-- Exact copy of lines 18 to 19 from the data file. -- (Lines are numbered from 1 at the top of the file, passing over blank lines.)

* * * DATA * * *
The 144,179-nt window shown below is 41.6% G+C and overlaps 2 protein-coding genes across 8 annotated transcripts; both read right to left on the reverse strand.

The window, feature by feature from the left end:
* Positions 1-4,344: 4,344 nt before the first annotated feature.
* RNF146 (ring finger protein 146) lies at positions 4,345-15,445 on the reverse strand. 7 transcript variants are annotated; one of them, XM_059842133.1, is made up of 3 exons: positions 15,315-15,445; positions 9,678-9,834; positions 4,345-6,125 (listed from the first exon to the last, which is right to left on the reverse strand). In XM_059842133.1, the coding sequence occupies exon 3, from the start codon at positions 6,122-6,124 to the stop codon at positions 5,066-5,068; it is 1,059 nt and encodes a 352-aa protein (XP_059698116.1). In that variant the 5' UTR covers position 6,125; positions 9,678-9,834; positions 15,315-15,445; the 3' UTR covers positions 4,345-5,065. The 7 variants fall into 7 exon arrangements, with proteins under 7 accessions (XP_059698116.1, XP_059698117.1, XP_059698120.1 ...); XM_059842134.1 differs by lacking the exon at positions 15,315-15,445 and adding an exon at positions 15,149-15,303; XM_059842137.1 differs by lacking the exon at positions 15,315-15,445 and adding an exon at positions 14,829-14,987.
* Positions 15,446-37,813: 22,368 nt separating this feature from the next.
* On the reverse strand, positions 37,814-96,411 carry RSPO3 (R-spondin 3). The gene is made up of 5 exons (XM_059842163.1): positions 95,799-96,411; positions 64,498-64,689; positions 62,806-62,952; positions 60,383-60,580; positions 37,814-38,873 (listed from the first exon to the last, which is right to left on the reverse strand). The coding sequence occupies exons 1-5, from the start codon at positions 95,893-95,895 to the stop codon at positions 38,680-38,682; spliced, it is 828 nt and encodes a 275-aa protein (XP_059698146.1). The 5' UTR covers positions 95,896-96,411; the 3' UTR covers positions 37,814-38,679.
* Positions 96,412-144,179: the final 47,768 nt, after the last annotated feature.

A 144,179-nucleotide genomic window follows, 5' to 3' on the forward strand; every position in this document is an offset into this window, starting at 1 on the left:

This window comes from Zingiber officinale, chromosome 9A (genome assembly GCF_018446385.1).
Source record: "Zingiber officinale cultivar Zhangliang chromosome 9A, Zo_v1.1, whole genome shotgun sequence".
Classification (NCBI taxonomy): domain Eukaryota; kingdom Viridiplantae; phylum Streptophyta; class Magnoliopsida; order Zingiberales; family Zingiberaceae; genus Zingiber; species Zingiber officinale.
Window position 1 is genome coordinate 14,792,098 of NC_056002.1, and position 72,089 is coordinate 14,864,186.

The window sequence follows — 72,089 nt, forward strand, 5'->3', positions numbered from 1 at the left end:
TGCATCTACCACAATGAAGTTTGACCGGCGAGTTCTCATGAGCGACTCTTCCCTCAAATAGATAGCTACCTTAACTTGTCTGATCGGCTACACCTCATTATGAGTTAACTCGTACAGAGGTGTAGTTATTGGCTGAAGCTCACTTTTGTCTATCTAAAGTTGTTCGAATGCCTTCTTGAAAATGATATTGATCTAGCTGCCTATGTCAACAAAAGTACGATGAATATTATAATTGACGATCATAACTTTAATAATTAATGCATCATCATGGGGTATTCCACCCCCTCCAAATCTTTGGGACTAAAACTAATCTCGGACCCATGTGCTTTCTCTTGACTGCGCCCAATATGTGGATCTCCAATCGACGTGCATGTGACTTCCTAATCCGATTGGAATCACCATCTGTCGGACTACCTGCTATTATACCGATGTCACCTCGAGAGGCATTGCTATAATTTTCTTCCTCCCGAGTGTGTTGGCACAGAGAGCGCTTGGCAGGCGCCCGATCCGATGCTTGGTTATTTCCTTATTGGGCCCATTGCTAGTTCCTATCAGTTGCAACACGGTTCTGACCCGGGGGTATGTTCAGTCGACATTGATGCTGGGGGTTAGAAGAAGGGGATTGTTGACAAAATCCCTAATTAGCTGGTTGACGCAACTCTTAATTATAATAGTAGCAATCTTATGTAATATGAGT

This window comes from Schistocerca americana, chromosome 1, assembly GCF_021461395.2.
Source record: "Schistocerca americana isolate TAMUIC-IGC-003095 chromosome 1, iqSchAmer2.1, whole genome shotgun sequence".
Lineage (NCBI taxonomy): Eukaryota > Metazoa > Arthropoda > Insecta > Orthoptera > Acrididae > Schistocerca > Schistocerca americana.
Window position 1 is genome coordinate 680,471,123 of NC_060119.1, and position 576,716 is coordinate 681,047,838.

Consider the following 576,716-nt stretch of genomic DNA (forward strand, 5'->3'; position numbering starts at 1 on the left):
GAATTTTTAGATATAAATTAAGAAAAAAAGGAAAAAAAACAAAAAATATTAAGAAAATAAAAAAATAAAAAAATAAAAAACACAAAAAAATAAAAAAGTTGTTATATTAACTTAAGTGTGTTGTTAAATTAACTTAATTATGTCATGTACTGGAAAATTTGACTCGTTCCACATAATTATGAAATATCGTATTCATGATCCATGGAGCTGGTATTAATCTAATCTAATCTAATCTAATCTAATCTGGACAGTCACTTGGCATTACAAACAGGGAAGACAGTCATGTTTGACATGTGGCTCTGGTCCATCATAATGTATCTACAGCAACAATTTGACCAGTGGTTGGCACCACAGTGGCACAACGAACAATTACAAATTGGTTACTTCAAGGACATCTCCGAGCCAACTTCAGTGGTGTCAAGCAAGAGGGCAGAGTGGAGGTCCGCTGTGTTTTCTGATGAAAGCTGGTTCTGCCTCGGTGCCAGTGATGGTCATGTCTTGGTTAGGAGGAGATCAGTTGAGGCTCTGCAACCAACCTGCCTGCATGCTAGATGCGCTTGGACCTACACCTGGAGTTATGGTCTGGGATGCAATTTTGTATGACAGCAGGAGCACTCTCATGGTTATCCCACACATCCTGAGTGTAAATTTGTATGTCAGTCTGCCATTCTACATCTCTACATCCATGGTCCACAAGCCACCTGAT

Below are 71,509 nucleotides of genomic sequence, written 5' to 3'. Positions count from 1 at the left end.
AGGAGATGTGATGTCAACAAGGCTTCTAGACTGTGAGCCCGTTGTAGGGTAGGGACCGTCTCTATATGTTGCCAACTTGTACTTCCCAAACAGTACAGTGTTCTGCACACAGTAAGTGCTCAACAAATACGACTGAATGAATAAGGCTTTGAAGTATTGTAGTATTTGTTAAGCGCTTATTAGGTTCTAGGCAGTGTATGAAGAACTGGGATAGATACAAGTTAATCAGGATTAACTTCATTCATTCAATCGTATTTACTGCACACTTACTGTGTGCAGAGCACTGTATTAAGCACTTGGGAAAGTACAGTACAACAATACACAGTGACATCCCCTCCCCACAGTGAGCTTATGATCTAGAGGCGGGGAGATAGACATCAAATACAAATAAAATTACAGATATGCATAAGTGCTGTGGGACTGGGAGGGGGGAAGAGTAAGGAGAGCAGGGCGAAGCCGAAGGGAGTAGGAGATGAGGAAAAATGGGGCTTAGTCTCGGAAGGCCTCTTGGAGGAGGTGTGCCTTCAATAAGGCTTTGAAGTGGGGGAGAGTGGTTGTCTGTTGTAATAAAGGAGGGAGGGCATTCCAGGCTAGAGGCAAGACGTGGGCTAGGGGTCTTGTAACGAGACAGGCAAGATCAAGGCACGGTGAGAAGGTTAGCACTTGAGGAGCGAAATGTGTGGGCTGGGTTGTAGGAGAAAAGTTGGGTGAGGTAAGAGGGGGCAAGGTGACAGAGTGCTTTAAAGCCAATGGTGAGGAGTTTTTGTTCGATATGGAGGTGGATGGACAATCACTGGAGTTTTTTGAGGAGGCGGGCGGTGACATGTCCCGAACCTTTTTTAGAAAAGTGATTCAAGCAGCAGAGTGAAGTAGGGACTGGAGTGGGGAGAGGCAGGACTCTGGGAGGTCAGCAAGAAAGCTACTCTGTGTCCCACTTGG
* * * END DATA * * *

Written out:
Window position 1 is genome coordinate 680,471,123 of NC_060119.1, and position 576,716 is coordinate 681,047,838.

Consider the following 576,716-nt stretch of genomic DNA (forward strand, 5'->3'; position numbering starts at 1 on the left):